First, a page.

All that is left is to let Group Policy refresh on your test systems (or you can run a gpupdate.exe manually). If you open the Registry Editor, you should see the setting changed:

Registry Editor - Java Updates Disabled

If you’re on a 32-bit OS, you can go to the Control Panel, run the Java Control Panel tool, and you’ll see that the Update tab is now gone. (For some reason, the 64-bit version of Java on a 64-bit OS doesn’t have the Update tab.)

One last thing… Java updates have (at least in my experience) been kind enough to wipe out this setting after install. As long as your ‘Action’ is set to ‘Update,’ you should be good… Group Policy will recreate the entry at the next refresh.

July 1, 2012 Update – The tutorial has been tested against both Java 6 and Java 7. While it isn’t possible for me to test against every single ‘Update’ of each version, I have tested the Gold/RTM version of both and several later releases with the same experience that is outlined in the tutorial. Unless Oracle makes some significant change to Java (in which case I will update this article), it should stand to reason that this tutorial will continue to work on later releases.

Series Navigation<< Disable 3rd Party Software Updaters with Group Policy: IntroductionDisable 32-bit Java updates on 64-bit Windows with Group Policy >>

41 thoughts on “Disable Java updates with Group Policy

  1. Andy May 31, 2012 / 5:53 AM

    Really useful info. Worked perfectly for us. Many thanks!

    • Rod May 20, 2016 / 9:24 AM

      Thanks for your explanations. It has, as most solutions do, raised another questions for my environment.

      We have multiple subnets across the country with a perhaps 700 computers mostly remote from us.

      We have a mix of: 1> 32bit_java on 32bit_OS, 2> 32bit_java on 64bit_OS, and 64bit_java on 64bit_OS.

      If I read the information accurately below, if I create 2 GPOs and apply them to the whole domain, in order to disable java for all those options, I may inadvertently cause a security risk where the incorrect GPO was applied on a system that was not applicable?

      If true, is there a possible solution?



  2. Joey Blackburn June 20, 2012 / 3:08 PM

    I have one question about this that I would like to address. Once the tab is removed does it also turn off/ remove the check from the “Check for Updates AutomaticallY”? From everything I have ready about this know one hass addressed wheter or not that check is removed or by simply killing the tab it also gets rid of the auto update feature. Can we say for sure that once the tab is removed it will not allow auto updates to run and check for updates?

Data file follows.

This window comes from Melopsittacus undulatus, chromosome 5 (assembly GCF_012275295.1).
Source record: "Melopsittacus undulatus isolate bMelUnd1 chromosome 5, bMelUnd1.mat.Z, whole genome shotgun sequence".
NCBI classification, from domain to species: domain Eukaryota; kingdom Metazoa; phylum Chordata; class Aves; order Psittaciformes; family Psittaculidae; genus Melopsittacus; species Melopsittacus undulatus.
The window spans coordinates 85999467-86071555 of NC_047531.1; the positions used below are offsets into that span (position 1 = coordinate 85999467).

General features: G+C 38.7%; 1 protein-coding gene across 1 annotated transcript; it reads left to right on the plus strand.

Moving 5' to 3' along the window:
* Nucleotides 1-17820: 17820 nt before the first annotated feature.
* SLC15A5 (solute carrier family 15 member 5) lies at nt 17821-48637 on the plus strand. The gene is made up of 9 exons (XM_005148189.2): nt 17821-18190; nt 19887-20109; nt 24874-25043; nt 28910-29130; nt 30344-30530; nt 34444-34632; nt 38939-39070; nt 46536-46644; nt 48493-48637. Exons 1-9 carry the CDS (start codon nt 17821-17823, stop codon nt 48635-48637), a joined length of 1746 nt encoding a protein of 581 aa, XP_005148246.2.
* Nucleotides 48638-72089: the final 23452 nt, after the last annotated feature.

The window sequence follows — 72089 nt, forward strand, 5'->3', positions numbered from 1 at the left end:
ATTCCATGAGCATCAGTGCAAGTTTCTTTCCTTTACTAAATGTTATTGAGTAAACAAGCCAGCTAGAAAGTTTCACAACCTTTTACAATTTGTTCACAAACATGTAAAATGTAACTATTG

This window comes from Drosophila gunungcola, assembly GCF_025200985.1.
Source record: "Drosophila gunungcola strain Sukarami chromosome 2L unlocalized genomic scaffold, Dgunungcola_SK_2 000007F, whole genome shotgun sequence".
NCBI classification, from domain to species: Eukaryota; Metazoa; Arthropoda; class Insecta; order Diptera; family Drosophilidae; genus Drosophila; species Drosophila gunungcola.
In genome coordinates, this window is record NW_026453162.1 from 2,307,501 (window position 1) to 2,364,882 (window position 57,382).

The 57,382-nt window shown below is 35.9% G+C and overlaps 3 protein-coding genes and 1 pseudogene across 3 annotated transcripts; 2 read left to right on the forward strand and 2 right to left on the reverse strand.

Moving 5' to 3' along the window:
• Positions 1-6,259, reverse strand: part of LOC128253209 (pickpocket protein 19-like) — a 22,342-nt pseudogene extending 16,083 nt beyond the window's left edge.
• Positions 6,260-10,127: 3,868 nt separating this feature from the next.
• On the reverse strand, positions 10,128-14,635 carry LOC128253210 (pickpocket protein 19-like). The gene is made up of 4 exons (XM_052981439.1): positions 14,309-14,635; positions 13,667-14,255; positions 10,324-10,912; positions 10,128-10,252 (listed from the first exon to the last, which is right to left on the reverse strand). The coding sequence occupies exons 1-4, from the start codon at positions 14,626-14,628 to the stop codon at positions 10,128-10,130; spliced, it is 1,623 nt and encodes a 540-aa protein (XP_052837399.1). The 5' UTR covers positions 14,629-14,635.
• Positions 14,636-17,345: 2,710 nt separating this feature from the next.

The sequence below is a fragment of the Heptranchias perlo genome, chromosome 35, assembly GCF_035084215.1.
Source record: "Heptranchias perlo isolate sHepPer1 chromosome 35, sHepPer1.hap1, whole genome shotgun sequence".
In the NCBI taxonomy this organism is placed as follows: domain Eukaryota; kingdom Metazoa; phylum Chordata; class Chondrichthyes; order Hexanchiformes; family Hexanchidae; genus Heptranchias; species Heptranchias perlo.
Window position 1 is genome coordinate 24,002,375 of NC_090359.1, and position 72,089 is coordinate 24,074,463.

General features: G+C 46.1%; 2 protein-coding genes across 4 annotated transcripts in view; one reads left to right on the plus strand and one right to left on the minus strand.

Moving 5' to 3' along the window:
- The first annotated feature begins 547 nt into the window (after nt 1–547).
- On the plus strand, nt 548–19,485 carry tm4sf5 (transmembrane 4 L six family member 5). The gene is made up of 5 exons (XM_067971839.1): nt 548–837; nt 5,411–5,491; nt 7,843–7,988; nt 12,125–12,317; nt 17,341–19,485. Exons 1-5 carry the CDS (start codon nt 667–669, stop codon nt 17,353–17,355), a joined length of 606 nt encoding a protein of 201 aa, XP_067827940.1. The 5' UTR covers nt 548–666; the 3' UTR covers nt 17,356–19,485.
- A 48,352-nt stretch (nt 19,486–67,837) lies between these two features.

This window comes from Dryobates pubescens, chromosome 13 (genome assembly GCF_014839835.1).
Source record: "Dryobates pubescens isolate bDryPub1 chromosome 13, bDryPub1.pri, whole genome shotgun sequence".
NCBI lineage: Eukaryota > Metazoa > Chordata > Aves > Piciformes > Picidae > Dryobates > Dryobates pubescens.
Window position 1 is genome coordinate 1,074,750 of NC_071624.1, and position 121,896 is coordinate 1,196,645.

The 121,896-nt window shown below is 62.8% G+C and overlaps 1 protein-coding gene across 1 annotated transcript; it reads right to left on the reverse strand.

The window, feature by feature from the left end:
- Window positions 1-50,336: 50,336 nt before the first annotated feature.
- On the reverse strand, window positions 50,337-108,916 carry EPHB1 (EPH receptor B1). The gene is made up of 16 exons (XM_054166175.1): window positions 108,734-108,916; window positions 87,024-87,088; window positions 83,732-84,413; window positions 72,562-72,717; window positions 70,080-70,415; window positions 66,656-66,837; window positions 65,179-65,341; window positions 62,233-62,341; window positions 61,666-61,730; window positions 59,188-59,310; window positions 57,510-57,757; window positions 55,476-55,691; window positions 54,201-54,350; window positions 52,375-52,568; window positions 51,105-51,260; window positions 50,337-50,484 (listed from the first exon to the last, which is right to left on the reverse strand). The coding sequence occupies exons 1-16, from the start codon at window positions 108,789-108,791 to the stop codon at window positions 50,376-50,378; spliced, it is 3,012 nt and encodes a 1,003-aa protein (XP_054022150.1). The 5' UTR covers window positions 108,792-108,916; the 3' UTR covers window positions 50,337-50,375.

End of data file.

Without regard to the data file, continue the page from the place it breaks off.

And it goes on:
Joey B

  3. kyle June 20, 2012 / 7:01 PM

    Hi Joey… I fired up a VM and tested this out. Essentially, the answer is yes. Setting this registry key disables the automatic update check that Java performs; the Java Control Panel applet shows that by just removing the whole Update tab. This doesn’t stop someone from running jucheck.exe to manually check for updates, it just stops the check from running automatically.

  4. Doug June 25, 2012 / 7:55 PM

    Does this work with all versions of Java? My company runs an older version and was wondering if they changed the location of these registry entries in newer versions of Java.

  5. kyle June 25, 2012 / 8:42 PM

    I’ve been using this since Java 6 Update 15. If you can tell me which version you’re using, I’ll be glad to test it out in a lab VM and let you know if it works.

  6. Doug June 28, 2012 / 12:28 PM

    We have 6/18 mostly but find alot of different versions. 6/33, 7/4. Thanks for offering to test.

  7. kyle July 1, 2012 / 8:20 PM

    I’ve tested Java 6 Update 18, Update 33, and Java 7… all have the same outcome as the article. I was pretty sure they would, I just wanted to make sure before I said something that was incorrect. I’ve also updated the article to reflect the versions tested.

  8. Luis G September 6, 2012 / 10:36 AM

    Make sure that the option “Apply once and do not reapply” is disabled, this option is located at the Common tab when editing the registry GPO (take a look at the 4th and 6th images of this article).